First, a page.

"He saw the blue-bellied, gray-backed thing upon the sill overhead. It was turned as if watching them. A portion of its front end caught the sunlight and cast it down toward them... The tracer-bird followed their every step, hung upon their words..."
(From Changeling by Roger Zelazny)
See what Stanford engineers are doing on the other side of the country in Perching Project Drones Wait For You . Read more details about the perching glider at the MIT press release.
Scroll down for more stories in the same category. (Story submitted 10/11/2010)
Follow this kind of news @Technovelgy.
| Email | RSS | Blog It | Stumble | del.icio.us | Digg | Reddit |
you like to contribute a story tip?
Get the URL of the story, and the related sf author, and add
Comment/Join discussion ( 0 )
Related News Stories -
MULTI Model Of Star Trek Turbolift
Cool prototype video!
Hand Gestures And Body Poses Control Devices
'He waved his hand... the circuit switched...'- Philip K. Dick, 1955.
Cellphone Harvests Power From Ambient Radio Signals And Light
A battery-free phone.
Chairless Chair Exoskeleton By Sapetti
'Earth's scientists... devised rigid metallic clothing...' - Edmond Hamilton, 1932.
Technovelgy (that's tech-novel-gee!)
is devoted to the creative science inventions and ideas of sf authors. Look for
the Invention Category that interests
you, the Glossary, the Invention
Timeline, or see what's New.
Will A Steel Umbrella Stop Russia?
'Everyone was aware that the damned platform was wandering around in its own orbit...'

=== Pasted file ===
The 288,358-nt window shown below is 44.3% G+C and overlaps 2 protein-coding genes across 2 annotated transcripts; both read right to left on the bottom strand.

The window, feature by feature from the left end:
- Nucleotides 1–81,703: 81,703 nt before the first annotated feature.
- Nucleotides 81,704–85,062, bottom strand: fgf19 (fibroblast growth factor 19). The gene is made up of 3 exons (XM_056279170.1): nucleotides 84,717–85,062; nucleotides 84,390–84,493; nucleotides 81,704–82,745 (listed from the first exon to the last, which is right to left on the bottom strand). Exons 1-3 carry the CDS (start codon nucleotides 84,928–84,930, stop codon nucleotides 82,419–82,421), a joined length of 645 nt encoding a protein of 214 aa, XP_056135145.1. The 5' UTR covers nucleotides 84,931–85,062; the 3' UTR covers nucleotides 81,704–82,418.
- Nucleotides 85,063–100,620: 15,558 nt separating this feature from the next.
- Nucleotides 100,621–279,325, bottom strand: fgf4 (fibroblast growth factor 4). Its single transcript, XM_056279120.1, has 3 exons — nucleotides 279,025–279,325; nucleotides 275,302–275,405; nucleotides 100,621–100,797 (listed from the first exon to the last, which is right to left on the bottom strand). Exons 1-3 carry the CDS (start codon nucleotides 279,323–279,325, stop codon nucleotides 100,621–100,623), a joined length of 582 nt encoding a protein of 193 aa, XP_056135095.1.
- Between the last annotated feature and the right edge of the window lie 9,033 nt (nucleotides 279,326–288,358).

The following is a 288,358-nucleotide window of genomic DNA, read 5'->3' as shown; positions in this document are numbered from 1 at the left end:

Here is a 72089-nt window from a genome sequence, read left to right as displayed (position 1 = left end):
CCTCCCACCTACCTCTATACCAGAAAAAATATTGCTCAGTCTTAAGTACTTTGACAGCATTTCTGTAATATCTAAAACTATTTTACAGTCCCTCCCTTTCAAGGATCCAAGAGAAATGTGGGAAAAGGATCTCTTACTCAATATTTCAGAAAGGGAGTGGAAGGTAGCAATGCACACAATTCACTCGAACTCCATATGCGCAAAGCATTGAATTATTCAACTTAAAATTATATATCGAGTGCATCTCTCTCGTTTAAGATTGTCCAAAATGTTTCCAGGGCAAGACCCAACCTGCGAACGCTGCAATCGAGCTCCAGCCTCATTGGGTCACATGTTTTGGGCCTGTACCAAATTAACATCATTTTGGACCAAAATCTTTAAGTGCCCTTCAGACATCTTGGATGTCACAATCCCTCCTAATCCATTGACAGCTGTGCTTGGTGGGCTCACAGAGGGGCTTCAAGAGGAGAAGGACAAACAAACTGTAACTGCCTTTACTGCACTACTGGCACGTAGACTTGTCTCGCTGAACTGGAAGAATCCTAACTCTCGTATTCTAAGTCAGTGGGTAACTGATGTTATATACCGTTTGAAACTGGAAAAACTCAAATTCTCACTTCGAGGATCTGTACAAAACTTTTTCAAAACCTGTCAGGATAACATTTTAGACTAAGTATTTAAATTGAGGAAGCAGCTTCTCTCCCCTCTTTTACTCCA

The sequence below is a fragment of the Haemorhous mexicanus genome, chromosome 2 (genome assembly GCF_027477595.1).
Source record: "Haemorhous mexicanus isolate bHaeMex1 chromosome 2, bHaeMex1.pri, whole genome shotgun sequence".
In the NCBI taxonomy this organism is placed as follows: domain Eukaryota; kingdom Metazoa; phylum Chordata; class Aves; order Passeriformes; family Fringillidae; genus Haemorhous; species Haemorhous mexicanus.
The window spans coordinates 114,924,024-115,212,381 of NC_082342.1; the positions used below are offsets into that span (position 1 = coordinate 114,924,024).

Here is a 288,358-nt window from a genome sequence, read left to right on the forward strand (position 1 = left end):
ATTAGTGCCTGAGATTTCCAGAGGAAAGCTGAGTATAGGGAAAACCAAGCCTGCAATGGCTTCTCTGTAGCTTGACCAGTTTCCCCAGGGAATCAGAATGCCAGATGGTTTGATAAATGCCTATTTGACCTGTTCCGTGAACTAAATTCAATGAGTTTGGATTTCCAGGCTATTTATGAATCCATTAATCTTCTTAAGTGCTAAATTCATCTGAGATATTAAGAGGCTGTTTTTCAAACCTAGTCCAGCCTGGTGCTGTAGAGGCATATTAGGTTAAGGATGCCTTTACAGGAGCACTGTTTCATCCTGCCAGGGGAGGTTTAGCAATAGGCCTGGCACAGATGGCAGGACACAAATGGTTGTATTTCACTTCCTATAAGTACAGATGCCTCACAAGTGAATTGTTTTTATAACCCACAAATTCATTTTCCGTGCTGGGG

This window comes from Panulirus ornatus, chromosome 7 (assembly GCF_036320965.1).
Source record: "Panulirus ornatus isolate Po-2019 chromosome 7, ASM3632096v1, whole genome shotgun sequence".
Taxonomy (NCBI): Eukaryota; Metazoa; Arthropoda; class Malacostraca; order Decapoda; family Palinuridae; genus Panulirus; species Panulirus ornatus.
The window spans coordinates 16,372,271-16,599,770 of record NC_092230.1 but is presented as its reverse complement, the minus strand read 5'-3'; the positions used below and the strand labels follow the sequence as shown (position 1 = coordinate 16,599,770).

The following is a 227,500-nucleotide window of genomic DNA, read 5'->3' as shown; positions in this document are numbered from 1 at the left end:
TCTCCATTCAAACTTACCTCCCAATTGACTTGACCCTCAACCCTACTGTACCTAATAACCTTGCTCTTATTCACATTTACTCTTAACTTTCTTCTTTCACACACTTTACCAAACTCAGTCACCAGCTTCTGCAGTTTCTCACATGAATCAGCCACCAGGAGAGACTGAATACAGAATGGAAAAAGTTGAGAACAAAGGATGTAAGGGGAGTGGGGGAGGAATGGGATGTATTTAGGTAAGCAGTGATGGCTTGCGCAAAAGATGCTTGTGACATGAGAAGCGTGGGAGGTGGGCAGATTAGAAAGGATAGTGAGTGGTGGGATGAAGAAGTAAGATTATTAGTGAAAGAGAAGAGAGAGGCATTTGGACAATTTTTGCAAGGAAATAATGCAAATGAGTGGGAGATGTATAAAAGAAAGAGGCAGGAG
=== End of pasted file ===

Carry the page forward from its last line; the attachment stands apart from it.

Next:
EVE Artificial Womb For Lambs (For Now)
'In the crimson darkness, stewing warm on their cushion of peritoneum and gorged with blood-surrogate and hormones...'
TIKAD Armed Drone Ready To Fight
'Each a television eye and a sonic stunner...'
Bees Royal Jelly Helps Wounds Heal Faster
'An alien drug... used by an insect race.'
NASA Wants To Make Oxygen On Mars
'They plop down on the Red and if the dust is deep enough ... they burrow in...'
Hackers Insert Malware Into DNA
'They tied the memory to the bloodline and that was their record!'
X2-VelociRoACH Cooperates To Launch Tiny Drones
Little robots cooperating can do big tasks. Eventually.
'Do Not Pay' Chatbots To Replace Law Firm Associates?
'I want my lawyer program.'
MULTI Model Of Star Trek Turbolift
Cool prototype video!
A Look Into The Future Of Spacecraft!
Ever wonder how you look when you enter a new part of a spacecraft?
An 'Ethical Black Box' For Robots?
Explored by science fiction authors.
Dadbot Digital Immortality
'A hardwired ROM cassette replicating a dead man's skills...'
Should We Permit Computers To Create Their Own Language?
'Talk Between Robots radio...'
Breakthrough Starshot Sprites Yearn For Alpha Centauri
'Whoever launched it fired a laser cannon...'
Kino Project Roaming Personal Fashion Robots
'Most of the crew have the tiny imp ride on their shoulder...'
Astronaut Exercise Video, Predicted By SF Writers
'Joe got out the gravity-simulator harnesses.'
More SF in the News Stories
More Beyond Technovelgy science news stories